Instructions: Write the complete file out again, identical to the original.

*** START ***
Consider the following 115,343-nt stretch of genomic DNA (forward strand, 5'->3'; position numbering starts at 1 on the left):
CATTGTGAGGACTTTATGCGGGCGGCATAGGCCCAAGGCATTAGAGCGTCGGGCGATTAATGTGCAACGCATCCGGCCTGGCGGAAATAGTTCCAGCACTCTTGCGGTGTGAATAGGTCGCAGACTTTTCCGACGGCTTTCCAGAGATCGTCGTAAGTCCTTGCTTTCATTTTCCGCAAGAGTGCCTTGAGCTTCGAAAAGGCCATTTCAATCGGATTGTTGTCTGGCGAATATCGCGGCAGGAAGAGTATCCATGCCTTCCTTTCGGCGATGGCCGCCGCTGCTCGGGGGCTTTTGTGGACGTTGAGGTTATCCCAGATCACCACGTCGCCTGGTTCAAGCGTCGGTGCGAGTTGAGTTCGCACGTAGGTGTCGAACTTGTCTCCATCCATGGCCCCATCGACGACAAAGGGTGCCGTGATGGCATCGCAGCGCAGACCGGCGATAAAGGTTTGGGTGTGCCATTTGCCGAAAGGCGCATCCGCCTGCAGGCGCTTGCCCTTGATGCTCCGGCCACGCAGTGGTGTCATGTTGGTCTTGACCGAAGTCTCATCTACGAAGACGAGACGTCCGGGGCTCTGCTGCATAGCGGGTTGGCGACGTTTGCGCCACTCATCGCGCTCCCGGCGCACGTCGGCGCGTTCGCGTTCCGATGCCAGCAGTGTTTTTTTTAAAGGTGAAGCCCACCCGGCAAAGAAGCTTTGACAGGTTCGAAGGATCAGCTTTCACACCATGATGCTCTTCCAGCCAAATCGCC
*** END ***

Consider the following 115,343-nt stretch of genomic DNA (forward strand, 5'->3'; position numbering starts at 1 on the left):
CATTGTGAGGACTTTATGCGGGCGGCATAGGCCCAAGGCATTAGAGCGTCGGGCGATTAATGTGCAACGCATCCGGCCTGGCGGAAATAGTTCCAGCACTCTTGCGGTGTGAATAGGTCGCAGACTTTTCCGACGGCTTTCCAGAGATCGTCGTAAGTCCTTGCTTTCATTTTCCGCAAGAGTGCCTTGAGCTTCGAAAAGGCCATTTCAATCGGATTGTTGTCTGGCGAATATCGCGGCAGGAAGAGTATCCATGCCTTCCTTTCGGCGATGGCCGCCGCTGCTCGGGGGCTTTTGTGGACGTTGAGGTTATCCCAGATCACCACGTCGCCTGGTTCAAGCGTCGGTGCGAGTTGAGTTCGCACGTAGGTGTCGAACTTGTCTCCATCCATGGCCCCATCGACGACAAAGGGTGCCGTGATGGCATCGCAGCGCAGACCGGCGATAAAGGTTTGGGTGTGCCATTTGCCGAAAGGCGCATCCGCCTGCAGGCGCTTGCCCTTGATGCTCCGGCCACGCAGTGGTGTCATGTTGGTCTTGACCGAAGTCTCATCTACGAAGACGAGACGTCCGGGGCTCTGCTGCATAGCGGGTTGGCGACGTTTGCGCCACTCATCGCGCTCCCGGCGCACGTCGGCGCGTTCGCGTTCCGATGCCAGCAGTGTTTTTTTTAAAGGTGAAGCCCACCCGGCAAAGAAGCTTTGACAGGTTCGAAGGATCAGCTTTCACACCATGATGCTCTTCCAGCCAAATCGCC